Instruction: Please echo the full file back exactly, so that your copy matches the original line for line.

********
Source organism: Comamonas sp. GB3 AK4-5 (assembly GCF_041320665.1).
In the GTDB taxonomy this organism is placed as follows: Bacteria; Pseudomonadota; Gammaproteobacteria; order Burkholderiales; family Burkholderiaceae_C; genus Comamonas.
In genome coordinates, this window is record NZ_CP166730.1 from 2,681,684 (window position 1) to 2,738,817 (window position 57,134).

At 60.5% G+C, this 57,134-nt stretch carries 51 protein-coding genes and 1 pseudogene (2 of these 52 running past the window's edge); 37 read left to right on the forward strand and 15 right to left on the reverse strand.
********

Source organism: Comamonas sp. GB3 AK4-5 (assembly GCF_041320665.1).
In the GTDB taxonomy this organism is placed as follows: Bacteria; Pseudomonadota; Gammaproteobacteria; order Burkholderiales; family Burkholderiaceae_C; genus Comamonas.
In genome coordinates, this window is record NZ_CP166730.1 from 2,681,684 (window position 1) to 2,738,817 (window position 57,134).

At 60.5% G+C, this 57,134-nt stretch carries 51 protein-coding genes and 1 pseudogene (2 of these 52 running past the window's edge); 37 read left to right on the forward strand and 15 right to left on the reverse strand.